Journey to fitness

Iman shares how rock climbing and bouldering helped her get out of a workout rut.



YouAlberta is written by students for students.

Iman (she/her) is a fourth-year Science, Technology and Society major in the Faculty of Arts. Born and raised in Edmonton, her current goal is to identify her true passions by trying new things. When not writing, you can find her reading, listening to music, making games, or perfecting the art of coffee! Iman enjoys getting to know new people and meeting friends while grabbing a coffee or a bubble tea.

Fitness is a journey that plays out differently for everyone. Some of us enjoy it more than others, and some do it out of sheer necessity. There are different ways to keep your body healthy, and it’s an experience unique to every person – one where you need to find out for yourself what is best suited to you. 

I was always the kind of kid that hated going to gym class, hated sports and often dreaded intramurals. (Unless it was dodgeball, of course.) I hated the weird anxiety that came with team sports and games like kickball. It was never any fun for me, which was weird because everyone else loved gym. It was a break from being stuck at our desks all day. But until we were playing with the rainbow parachute or the little sliding scooters, I wanted nothing to do with it. This, of course, carried over into my adult life. 

I’m not one that has ever been keen on going to the gym or playing sports as a recreational activity. Growing older and realizing that my physical health is all up to me now (and not just a mandatory slot in my schedule) began to weigh on me. I started to feel guilty for not prioritizing it. So during the pandemic, knowing I had nothing better to do, I began with the easiest thing I could think of. Daily walks. I’m sure this term triggers memories for many, but just like a lot of us, my walks did not last long. It was a walk every day, which I tried to turn into daily runs (this ended up only happening once), which eventually turned into casual evening strolls with my family. This wasn’t working, so I tried following along with home workout videos. This also did not make it past one week - that journey ended there.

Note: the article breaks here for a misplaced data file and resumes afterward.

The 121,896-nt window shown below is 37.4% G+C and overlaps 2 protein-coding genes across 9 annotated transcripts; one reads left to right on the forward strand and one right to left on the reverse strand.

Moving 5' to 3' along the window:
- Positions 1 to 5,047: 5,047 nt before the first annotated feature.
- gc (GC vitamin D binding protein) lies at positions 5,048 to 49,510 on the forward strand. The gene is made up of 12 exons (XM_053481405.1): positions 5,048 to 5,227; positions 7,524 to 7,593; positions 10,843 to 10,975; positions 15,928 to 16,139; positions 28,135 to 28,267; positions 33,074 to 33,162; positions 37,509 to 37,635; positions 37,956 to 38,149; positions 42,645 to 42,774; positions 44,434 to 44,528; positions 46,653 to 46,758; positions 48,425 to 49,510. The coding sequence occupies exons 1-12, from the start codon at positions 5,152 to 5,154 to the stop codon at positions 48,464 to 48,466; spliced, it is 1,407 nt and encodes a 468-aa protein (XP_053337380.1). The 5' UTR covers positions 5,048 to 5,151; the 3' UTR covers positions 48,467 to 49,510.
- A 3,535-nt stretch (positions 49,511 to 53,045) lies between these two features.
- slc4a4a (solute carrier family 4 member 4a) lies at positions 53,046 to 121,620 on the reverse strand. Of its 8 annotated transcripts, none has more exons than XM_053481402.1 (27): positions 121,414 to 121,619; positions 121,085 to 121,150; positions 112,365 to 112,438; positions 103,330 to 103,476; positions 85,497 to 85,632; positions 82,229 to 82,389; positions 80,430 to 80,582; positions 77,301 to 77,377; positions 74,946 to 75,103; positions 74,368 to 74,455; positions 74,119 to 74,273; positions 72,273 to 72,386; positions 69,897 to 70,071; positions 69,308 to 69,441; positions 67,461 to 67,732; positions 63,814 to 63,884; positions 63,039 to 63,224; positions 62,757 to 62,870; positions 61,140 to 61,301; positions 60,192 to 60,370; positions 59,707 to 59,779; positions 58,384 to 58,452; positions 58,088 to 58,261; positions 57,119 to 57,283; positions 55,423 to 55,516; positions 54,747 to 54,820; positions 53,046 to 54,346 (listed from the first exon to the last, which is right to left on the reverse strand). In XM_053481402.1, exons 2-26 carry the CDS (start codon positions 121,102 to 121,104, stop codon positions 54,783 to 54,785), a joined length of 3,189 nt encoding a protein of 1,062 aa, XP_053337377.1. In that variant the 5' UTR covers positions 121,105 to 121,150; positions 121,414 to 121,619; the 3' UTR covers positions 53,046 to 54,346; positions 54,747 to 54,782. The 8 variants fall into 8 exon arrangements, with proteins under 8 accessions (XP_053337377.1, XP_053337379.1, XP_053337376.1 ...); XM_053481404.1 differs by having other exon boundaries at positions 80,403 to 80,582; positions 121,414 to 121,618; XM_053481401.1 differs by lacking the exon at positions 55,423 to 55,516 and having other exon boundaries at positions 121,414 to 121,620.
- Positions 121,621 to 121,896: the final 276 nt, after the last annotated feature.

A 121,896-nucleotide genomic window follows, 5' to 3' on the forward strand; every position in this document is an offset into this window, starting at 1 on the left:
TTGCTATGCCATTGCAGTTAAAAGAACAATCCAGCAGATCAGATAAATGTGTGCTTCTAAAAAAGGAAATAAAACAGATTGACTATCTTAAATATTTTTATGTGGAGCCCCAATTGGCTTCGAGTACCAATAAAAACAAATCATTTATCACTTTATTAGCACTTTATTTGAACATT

Once we were able to venture out in public again, it felt like there was so much to do with my life. So many places were available to me, and there were so many people to see and things to do. So I grabbed a friend and tried going to the gym regularly. This gym stint was also short-lived, but it did provide me with a lot of insight into new crises I didn’t know I would ever have. First of all, I only really enjoyed cardio. Secondly, I realized going to the gym alone was terrifying. Trying to figure out how new machines worked was stressful every time, but worst of all for me was planning my workouts. I realized how many different parts of your body there are to train, and if I was going to go, I wanted to do everything right. 

My issue started when I couldn’t plan my workouts without somehow feeling like I had missed something vital. I hated splitting my workouts up into specific target days, and it just did not seem to work for a person like me. Maybe it was something I had to get used to, or maybe I just didn’t allow myself enough time? But it got to a point where I stopped going entirely because I could not be bothered to plan, and I could not work up the courage to go alone. 

There are other options out there for people like me who can’t commit to all the effort involved in a regular gym routine and prefer a light workout for everything all at once, which is what I started to explore next. I tried pilates and yoga. Both of these I really enjoyed, but it was an issue of working up the confidence to do this alone in public. There are very accessible places for us right on campus. The Hanson Fitness & Lifestyle Center is close by and has space for everything you may want to do. They have a wide variety of machines to use, as well as a really big free-weight section. There is also empty floor space to lay out a mat and follow along with all the fitness videos your heart desires. Somewhere in this timeline, I managed to catch COVID, which lasted longer than it should have. This caused me to develop a whole set of other issues like extreme fatigue, weakness and asthma, which kept me from doing much. I stopped going to the gym entirely. 

Soon after, though, I found myself not wanting to go back on my own, and I realized I was still on the hunt for something that suited my tastes better. I was still having trouble committing to anything. That’s when I was introduced to the world of rock climbing and bouldering, a sport that has recently regained a lot of popularity. This was something I particularly enjoyed when I was younger, and never thought to take it up again. 

Bouldering didn’t require any planning. I was finally given the liberty to just go in and start climbing, which felt like it worked out all my muscles. And the best part was, leaving with my muscles all loose and tired made me feel accomplished - a sensation I wasn’t always getting at the gym because it was so dependent on what I had planned for myself and whether or not I was able to hit that goal. Bouldering is an interesting sport because it requires you to use your brain while working your body, and there isn’t any worry of getting bored or tired of a routine because it’s so different every time. 

This goes to say that there is definitely something out there for everyone, as long as you’re willing to take the first step and try. Finding what workout is right for you is like solving a puzzle that you are a part of. What stood out to me the most with this sport is the community that comes along with it as compared to any other sport I’ve personally encountered. Lucky for us U of A students, we also have a rock climbing gym right on campus! If it piques your interest, I encourage you to check it out.